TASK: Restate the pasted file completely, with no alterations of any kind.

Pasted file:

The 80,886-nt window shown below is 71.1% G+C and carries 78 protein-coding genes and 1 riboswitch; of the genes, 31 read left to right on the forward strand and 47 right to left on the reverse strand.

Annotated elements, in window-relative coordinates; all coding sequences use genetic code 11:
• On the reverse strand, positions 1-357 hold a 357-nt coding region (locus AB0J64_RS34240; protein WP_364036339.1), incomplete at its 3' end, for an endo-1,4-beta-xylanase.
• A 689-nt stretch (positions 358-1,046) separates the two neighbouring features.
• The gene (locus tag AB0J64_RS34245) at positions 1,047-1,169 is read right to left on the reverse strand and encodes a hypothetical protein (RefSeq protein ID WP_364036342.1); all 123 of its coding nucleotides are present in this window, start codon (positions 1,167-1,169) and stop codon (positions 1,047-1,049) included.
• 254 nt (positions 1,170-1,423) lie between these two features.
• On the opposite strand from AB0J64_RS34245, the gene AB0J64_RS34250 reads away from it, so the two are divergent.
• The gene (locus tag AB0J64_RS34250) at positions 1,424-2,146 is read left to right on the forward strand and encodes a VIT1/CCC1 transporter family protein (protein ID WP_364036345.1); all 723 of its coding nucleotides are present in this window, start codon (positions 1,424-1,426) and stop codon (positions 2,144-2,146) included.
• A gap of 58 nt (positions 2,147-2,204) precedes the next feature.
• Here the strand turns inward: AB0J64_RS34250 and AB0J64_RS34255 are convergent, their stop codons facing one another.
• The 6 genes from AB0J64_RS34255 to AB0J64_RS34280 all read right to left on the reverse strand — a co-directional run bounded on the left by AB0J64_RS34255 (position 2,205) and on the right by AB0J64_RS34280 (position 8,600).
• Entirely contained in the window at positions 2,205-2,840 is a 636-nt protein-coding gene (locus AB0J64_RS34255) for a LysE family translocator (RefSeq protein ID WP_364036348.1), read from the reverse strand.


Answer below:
The 80,886-nt window shown below is 71.1% G+C and carries 78 protein-coding genes and 1 riboswitch; of the genes, 31 read left to right on the forward strand and 47 right to left on the reverse strand.

Annotated elements, in window-relative coordinates; all coding sequences use genetic code 11:
• On the reverse strand, positions 1-357 hold a 357-nt coding region (locus AB0J64_RS34240; protein WP_364036339.1), incomplete at its 3' end, for an endo-1,4-beta-xylanase.
• A 689-nt stretch (positions 358-1,046) separates the two neighbouring features.
• The gene (locus tag AB0J64_RS34245) at positions 1,047-1,169 is read right to left on the reverse strand and encodes a hypothetical protein (RefSeq protein ID WP_364036342.1); all 123 of its coding nucleotides are present in this window, start codon (positions 1,167-1,169) and stop codon (positions 1,047-1,049) included.
• 254 nt (positions 1,170-1,423) lie between these two features.
• On the opposite strand from AB0J64_RS34245, the gene AB0J64_RS34250 reads away from it, so the two are divergent.
• The gene (locus tag AB0J64_RS34250) at positions 1,424-2,146 is read left to right on the forward strand and encodes a VIT1/CCC1 transporter family protein (protein ID WP_364036345.1); all 723 of its coding nucleotides are present in this window, start codon (positions 1,424-1,426) and stop codon (positions 2,144-2,146) included.
• A gap of 58 nt (positions 2,147-2,204) precedes the next feature.
• Here the strand turns inward: AB0J64_RS34250 and AB0J64_RS34255 are convergent, their stop codons facing one another.
• The 6 genes from AB0J64_RS34255 to AB0J64_RS34280 all read right to left on the reverse strand — a co-directional run bounded on the left by AB0J64_RS34255 (position 2,205) and on the right by AB0J64_RS34280 (position 8,600).
• Entirely contained in the window at positions 2,205-2,840 is a 636-nt protein-coding gene (locus AB0J64_RS34255) for a LysE family translocator (RefSeq protein ID WP_364036348.1), read from the reverse strand.